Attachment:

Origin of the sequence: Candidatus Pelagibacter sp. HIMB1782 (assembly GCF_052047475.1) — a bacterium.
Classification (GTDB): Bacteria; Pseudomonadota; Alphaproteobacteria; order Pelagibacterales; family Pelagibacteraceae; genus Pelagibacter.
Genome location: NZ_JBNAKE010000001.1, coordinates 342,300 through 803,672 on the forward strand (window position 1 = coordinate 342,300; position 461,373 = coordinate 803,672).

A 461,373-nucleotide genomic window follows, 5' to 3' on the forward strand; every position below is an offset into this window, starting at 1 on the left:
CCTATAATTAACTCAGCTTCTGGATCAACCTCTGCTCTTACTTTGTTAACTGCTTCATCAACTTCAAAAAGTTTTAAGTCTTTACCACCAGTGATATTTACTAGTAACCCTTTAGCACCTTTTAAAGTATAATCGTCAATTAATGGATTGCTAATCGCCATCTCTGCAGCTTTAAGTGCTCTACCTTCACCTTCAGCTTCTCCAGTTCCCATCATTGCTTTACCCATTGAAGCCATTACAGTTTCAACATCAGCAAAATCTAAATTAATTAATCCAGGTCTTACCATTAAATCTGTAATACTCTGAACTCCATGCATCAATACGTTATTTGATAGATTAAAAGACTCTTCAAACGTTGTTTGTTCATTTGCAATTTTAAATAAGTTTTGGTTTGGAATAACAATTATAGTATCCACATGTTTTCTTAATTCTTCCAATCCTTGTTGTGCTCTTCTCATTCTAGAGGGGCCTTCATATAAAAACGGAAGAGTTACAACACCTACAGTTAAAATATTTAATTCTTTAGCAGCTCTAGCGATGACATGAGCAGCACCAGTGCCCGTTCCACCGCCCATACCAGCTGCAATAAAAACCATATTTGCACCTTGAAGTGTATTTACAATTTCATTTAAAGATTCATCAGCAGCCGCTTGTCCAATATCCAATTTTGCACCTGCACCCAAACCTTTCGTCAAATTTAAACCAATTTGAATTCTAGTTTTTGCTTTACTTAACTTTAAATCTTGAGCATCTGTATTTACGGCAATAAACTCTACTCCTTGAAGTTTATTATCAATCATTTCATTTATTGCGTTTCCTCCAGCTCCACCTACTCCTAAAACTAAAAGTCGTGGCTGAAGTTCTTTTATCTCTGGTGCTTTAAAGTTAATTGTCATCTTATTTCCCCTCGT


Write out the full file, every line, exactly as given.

Origin of the sequence: Candidatus Pelagibacter sp. HIMB1782 (assembly GCF_052047475.1) — a bacterium.
Classification (GTDB): Bacteria; Pseudomonadota; Alphaproteobacteria; order Pelagibacterales; family Pelagibacteraceae; genus Pelagibacter.
Genome location: NZ_JBNAKE010000001.1, coordinates 342,300 through 803,672 on the forward strand (window position 1 = coordinate 342,300; position 461,373 = coordinate 803,672).

A 461,373-nucleotide genomic window follows, 5' to 3' on the forward strand; every position below is an offset into this window, starting at 1 on the left:
CCTATAATTAACTCAGCTTCTGGATCAACCTCTGCTCTTACTTTGTTAACTGCTTCATCAACTTCAAAAAGTTTTAAGTCTTTACCACCAGTGATATTTACTAGTAACCCTTTAGCACCTTTTAAAGTATAATCGTCAATTAATGGATTGCTAATCGCCATCTCTGCAGCTTTAAGTGCTCTACCTTCACCTTCAGCTTCTCCAGTTCCCATCATTGCTTTACCCATTGAAGCCATTACAGTTTCAACATCAGCAAAATCTAAATTAATTAATCCAGGTCTTACCATTAAATCTGTAATACTCTGAACTCCATGCATCAATACGTTATTTGATAGATTAAAAGACTCTTCAAACGTTGTTTGTTCATTTGCAATTTTAAATAAGTTTTGGTTTGGAATAACAATTATAGTATCCACATGTTTTCTTAATTCTTCCAATCCTTGTTGTGCTCTTCTCATTCTAGAGGGGCCTTCATATAAAAACGGAAGAGTTACAACACCTACAGTTAAAATATTTAATTCTTTAGCAGCTCTAGCGATGACATGAGCAGCACCAGTGCCCGTTCCACCGCCCATACCAGCTGCAATAAAAACCATATTTGCACCTTGAAGTGTATTTACAATTTCATTTAAAGATTCATCAGCAGCCGCTTGTCCAATATCCAATTTTGCACCTGCACCCAAACCTTTCGTCAAATTTAAACCAATTTGAATTCTAGTTTTTGCTTTACTTAACTTTAAATCTTGAGCATCTGTATTTACGGCAATAAACTCTACTCCTTGAAGTTTATTATCAATCATTTCATTTATTGCGTTTCCTCCAGCTCCACCTACTCCTAAAACTAAAAGTCGTGGCTGAAGTTCTTTTATCTCTGGTGCTTTAAAGTTAATTGTCATCTTATTTCCCCTCGT